Develop Communication Skills Improvement Goals
To get the most from this course, we suggest that you write personal goals to improve specific skills in your own interpersonal, group, and public communication repertoire. Before you can write a goal statement, you must first analyze your current communication skills repertoire. After you read each chapter and practice the skills described, select one or two skills to work on. Then write down your goal statement in four parts. •
1. State the problem. Start by stating a communication problem that you have. For example: “Problem: Even though some of my group members in a team-based class project have not produced the work they promised, I haven’t spoken up because I’m not very good at describing my feelings.” •
2. State the specific goal. A goal is specific if it is measurable and you know when you have achieved it. For example, to deal with the problem stated above, you might write: “Goal: To describe my disappointment to other group members about their failure to meet deadlines.” •
3. Outline a specific procedure for reaching the goal. To develop a plan for reaching your goal, first consult the chapter that covers the skill you wish to hone. Then translate the general steps recommended in the chapter to your specific situation. For example: “Procedure: I will practice the steps of describing feelings. (1) I will identify the specific feeling I am experiencing. (2) I will encode the emotion I am feeling accurately. (3) I will include what has triggered the feeling. (4) I will own the feeling as mine. (5) I will then put that procedure into operation when I am talking with my group members.” •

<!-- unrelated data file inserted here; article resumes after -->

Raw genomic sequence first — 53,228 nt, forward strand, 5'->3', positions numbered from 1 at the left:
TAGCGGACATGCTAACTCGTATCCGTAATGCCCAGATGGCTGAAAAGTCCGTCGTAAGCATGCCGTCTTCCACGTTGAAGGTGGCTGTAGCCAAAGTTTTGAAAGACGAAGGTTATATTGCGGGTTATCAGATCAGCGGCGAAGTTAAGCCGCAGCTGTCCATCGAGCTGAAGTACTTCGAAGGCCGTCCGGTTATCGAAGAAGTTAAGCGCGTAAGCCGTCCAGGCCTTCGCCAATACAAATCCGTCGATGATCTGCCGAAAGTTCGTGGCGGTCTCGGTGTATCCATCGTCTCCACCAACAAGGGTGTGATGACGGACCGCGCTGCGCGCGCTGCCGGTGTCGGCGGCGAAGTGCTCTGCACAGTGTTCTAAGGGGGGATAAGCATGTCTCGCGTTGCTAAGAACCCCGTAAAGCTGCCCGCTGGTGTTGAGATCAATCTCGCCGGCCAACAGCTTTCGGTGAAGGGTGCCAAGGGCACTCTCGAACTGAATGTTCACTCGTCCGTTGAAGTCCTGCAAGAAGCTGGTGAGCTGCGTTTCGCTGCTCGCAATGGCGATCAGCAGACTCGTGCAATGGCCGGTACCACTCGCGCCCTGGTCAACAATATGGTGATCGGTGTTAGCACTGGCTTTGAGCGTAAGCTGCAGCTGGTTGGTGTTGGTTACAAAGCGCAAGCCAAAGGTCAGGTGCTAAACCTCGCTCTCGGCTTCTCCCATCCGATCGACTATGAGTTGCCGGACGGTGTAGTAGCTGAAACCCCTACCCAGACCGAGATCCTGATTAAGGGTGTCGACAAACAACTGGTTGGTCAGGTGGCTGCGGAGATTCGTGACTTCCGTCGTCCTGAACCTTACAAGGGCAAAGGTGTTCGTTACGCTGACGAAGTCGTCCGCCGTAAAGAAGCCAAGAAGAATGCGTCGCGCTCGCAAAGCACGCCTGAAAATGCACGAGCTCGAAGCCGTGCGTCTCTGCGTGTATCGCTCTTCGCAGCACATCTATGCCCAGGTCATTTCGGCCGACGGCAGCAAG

4. Devise a method of determining when the goal has been reached. A good goal is measurable, and the fourth part of your goal-setting effort is to determine your minimum requirements for knowing when you have achieved a given goal. For example: “Test for Achieving Goal: I will have achieved this goal when I have described...
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